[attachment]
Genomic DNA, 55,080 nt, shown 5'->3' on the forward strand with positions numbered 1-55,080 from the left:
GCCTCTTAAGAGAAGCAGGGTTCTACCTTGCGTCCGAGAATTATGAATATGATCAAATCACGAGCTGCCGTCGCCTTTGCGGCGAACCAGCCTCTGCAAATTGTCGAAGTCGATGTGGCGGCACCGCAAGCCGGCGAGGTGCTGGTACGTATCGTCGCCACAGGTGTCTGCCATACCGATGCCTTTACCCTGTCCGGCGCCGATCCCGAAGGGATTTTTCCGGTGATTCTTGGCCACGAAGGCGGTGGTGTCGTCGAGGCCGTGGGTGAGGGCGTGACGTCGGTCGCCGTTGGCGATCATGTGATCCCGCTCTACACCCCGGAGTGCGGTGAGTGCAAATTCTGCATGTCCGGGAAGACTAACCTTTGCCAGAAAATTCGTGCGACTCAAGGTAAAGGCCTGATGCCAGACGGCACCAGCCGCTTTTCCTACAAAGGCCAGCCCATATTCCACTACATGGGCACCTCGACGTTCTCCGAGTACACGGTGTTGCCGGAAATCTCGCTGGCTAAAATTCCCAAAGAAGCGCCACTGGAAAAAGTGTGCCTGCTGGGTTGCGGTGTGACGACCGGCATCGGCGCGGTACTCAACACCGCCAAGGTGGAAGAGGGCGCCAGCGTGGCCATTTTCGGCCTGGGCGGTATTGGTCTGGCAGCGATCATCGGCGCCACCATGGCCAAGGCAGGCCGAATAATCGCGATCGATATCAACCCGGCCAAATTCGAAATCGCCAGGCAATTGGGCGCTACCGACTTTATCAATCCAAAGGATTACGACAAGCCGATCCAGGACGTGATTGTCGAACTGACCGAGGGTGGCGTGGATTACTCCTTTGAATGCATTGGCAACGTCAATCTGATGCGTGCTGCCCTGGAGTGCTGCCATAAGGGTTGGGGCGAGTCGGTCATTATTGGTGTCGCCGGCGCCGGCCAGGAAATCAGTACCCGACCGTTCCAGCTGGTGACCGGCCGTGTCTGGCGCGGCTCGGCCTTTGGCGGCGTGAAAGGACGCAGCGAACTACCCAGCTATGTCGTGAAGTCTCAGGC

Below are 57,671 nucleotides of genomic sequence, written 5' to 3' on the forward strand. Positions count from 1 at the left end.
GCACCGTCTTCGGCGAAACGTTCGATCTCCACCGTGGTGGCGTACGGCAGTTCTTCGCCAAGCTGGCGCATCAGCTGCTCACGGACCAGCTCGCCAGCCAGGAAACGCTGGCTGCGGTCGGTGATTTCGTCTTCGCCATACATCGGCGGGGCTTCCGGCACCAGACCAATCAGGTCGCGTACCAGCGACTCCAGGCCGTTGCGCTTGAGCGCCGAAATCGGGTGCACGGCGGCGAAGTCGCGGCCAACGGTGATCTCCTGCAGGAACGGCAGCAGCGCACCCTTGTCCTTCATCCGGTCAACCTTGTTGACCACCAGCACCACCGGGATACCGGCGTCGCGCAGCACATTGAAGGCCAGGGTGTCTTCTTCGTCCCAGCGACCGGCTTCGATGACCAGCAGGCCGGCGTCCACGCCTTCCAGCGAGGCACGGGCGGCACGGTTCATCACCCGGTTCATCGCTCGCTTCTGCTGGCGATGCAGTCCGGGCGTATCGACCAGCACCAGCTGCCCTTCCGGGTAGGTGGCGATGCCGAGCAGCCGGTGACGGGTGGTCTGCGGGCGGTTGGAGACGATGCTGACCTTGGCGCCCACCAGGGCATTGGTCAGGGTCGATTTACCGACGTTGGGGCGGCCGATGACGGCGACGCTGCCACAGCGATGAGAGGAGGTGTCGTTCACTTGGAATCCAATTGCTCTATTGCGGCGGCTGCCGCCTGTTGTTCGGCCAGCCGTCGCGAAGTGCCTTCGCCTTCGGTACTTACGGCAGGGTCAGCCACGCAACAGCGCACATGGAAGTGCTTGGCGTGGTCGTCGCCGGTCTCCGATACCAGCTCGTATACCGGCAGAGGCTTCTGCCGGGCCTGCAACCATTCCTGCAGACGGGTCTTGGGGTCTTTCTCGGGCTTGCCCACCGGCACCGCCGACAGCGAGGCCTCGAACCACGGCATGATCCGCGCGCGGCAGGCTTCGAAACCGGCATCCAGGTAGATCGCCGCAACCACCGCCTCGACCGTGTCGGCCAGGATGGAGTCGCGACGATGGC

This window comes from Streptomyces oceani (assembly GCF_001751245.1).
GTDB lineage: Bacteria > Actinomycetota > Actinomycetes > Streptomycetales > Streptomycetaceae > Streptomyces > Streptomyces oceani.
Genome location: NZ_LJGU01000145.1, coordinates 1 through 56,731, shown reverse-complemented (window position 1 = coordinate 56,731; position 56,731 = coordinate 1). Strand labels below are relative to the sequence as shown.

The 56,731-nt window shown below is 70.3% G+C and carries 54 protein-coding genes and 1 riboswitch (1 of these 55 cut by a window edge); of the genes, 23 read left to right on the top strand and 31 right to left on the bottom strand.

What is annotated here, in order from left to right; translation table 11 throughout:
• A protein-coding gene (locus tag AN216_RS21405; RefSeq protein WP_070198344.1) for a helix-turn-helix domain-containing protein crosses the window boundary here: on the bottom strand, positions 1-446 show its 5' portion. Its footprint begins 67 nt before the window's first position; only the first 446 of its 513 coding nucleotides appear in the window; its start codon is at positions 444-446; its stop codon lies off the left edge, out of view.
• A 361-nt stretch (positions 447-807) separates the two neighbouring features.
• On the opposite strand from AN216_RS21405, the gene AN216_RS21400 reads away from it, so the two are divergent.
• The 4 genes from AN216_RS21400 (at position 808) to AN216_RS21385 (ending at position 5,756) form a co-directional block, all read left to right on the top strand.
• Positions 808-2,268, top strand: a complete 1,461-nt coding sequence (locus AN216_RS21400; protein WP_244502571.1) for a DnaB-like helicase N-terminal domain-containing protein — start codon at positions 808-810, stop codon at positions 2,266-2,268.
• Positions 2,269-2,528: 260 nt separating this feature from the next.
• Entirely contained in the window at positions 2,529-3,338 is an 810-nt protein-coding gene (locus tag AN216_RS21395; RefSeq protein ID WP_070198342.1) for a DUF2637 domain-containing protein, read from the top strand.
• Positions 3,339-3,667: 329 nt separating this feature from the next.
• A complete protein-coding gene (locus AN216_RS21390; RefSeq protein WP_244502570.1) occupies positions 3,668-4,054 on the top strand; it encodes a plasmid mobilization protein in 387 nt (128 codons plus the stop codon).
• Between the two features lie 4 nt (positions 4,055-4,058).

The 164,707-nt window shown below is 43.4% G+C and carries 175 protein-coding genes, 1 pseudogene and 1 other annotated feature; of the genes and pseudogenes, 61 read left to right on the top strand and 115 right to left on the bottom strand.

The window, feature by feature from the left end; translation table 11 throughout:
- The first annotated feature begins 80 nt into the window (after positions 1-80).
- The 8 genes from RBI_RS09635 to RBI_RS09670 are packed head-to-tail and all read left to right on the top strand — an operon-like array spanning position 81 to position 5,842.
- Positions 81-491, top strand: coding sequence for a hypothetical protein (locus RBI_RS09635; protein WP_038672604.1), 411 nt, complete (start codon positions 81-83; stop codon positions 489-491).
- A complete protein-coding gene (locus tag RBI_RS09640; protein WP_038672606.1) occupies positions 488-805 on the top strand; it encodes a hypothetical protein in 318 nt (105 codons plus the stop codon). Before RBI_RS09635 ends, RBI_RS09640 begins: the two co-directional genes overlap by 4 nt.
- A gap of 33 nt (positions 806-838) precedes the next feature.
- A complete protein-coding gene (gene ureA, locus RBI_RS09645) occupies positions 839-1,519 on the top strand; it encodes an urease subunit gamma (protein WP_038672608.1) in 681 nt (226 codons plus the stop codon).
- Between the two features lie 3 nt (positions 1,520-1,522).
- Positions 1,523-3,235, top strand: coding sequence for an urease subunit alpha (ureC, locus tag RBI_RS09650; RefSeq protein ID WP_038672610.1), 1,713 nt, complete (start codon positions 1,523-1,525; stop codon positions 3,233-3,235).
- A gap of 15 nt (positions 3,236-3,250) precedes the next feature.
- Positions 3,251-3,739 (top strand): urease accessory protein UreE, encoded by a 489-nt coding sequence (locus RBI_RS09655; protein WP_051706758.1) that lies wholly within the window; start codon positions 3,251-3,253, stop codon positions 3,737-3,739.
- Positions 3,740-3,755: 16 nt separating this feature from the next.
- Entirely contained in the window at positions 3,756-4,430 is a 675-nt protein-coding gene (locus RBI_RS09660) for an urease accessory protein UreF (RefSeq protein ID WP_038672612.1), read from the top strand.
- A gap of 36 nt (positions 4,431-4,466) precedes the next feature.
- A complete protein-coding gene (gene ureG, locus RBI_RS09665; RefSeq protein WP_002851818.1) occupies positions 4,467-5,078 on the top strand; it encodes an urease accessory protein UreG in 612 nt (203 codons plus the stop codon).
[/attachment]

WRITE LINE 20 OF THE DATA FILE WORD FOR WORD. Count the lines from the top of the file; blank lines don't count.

The 164,707-nt window shown below is 43.4% G+C and carries 175 protein-coding genes, 1 pseudogene and 1 other annotated feature; of the genes and pseudogenes, 61 read left to right on the top strand and 115 right to left on the bottom strand.